The NJ Ruling Was Not "Anti-Marriage"
President Bush Thursday lashed out at the New Jersey Supreme Court for voting earlier this week to give same-sex couples the same rights as opposite-sex couples when it comes to marriage benefits. "Yesterday, in New Jersey, we had another activist court issue a ruling that raises doubts about the institution of marriage," Bush said. The President's message was part of a concerted effort by the GOP to push the ruling onto the political agenda just in time for the election. The Boston Globe this morning reports: "In Pennsylvania, where Rick Santorum , a conservative Republican, is struggling to keep his Senate seat, the Pennsylvania Family Institute mailed fliers to potential voters, warning that 'homosexual legal activists in Pennsylvania and elsewhere will make good on their agenda to exploit rulings like New Jersey's to force homosexual marriages or marriage benefits on our commonwealth.'"
These comments are flat-out wrong (on many different levels) about the ruling that spawned them. At best, they suggest a fundamental lack of understanding about what the high court in New Jersey did and did not do. At worst, they represent a cynical and manipulative avoidance of the truth and import of the text of the ruling. The fact is that the New Jersey court over and over again endorsed the idea of marriage in language that could have come straight out of a GOP campaign ad.
Here is some language from the ruling: "We cannot escape the reality that the shared societal meaning of marriage -- passed down through the common law into our statutory law -- has always been the union of a man and a
woman. To alter that meaning would render a profound change in the public consciousness of a social institution of ancient origin. When such change is not compelled by a constitutional imperative, it must come about through civil dialogue and reasoned discourse, and the considered judgment of the people in whom we place ultimate trust in our republican form of government." Does that read like the work of "activist" judges undermining marriage to you? Of course not.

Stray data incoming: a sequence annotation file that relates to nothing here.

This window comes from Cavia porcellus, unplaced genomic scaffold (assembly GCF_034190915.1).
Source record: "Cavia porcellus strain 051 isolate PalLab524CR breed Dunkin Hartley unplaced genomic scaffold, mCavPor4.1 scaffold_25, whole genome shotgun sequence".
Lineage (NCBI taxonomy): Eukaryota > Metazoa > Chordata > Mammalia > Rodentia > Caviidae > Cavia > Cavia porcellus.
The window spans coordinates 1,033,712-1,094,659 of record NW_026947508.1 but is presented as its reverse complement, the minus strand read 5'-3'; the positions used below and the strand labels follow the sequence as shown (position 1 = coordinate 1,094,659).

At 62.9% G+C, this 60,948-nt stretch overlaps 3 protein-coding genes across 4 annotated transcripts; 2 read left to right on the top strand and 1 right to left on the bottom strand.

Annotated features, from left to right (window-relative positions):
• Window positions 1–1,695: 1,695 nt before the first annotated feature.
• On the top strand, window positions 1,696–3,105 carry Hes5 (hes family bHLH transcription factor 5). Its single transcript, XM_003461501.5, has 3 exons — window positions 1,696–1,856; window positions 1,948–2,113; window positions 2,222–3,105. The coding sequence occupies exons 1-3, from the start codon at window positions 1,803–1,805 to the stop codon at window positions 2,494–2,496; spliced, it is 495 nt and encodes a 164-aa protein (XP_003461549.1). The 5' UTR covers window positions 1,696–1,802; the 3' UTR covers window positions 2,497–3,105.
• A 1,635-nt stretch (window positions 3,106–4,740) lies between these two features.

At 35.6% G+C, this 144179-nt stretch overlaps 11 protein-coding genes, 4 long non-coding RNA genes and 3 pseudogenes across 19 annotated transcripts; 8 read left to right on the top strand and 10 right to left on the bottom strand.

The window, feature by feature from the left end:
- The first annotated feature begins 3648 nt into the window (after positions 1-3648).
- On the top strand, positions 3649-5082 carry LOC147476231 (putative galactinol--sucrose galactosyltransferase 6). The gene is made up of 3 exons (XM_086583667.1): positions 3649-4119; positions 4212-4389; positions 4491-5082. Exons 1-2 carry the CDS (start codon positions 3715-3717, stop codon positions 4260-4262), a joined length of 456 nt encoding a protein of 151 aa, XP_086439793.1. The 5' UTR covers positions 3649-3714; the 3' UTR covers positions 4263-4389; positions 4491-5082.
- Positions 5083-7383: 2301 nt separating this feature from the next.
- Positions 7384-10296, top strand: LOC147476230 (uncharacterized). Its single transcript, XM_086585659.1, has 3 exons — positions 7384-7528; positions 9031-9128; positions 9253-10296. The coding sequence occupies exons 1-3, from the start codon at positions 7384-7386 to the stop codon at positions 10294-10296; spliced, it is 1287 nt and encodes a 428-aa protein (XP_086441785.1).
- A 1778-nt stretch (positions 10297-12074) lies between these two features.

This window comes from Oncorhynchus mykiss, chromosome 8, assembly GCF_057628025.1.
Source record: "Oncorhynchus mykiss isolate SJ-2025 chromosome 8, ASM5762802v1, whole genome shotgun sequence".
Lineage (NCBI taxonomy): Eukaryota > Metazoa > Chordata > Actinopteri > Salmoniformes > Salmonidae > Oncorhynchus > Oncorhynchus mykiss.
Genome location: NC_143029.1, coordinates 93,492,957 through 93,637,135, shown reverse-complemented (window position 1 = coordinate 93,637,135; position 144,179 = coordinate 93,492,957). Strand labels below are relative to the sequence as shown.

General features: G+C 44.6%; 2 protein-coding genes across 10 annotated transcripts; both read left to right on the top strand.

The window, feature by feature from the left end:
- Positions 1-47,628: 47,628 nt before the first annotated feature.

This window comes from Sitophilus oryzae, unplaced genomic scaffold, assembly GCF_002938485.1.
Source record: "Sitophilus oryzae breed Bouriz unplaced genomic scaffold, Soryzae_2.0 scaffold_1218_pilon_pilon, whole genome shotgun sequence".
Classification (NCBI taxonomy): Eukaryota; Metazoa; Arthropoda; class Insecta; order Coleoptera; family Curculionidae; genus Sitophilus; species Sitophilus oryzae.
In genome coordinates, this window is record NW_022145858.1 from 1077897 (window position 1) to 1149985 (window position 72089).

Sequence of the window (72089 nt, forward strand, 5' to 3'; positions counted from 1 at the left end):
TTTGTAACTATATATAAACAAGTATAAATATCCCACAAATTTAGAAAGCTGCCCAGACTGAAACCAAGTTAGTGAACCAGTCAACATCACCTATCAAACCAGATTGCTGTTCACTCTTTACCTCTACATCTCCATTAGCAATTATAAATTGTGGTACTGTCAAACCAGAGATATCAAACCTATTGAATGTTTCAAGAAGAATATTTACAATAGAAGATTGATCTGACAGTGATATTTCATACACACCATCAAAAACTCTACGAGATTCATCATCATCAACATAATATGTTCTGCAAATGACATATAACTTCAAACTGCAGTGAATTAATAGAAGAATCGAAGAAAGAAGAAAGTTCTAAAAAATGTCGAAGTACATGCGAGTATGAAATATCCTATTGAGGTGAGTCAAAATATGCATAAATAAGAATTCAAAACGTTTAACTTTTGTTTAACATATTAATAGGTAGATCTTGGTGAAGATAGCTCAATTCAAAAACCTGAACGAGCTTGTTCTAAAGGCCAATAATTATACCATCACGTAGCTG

Here is another example from the majority ruling: "Before the Legislature has been given the opportunity to act, the dissenters are willing to substitute their judicial definition of marriage for the statutory definition, for the definition that has reigned for centuries, for the definition that is accepted in forty-nine states and in the vast majority of countries in the world. Although we do not know whether the Legislature will choose the option of a civil
union statute, the dissenters presume in advance that our legislators cannot give any reason to justify retaining the
definition of marriage solely for opposite sex couples. A proper respect for a coordinate branch of government counsels that we defer until it has spoken. Unlike our colleagues who are prepared immediately to overthrow the long established definition of marriage, we believe that our democratically elected representatives should be given a chance to address the issue under the constitutional mandate set forth in this opinion." Again, does that language tell you that this is a court wishing to "force" homosexual marriage? Of course not.
I understand that dividing voters, one against the other, through the use of cheap tricks like this is what politicians do. And I also understand that during campaign seasons truth and shame often are the first victims of public discourse. But Thursday's comments about Wednesday's rulings were really beyond the pale.
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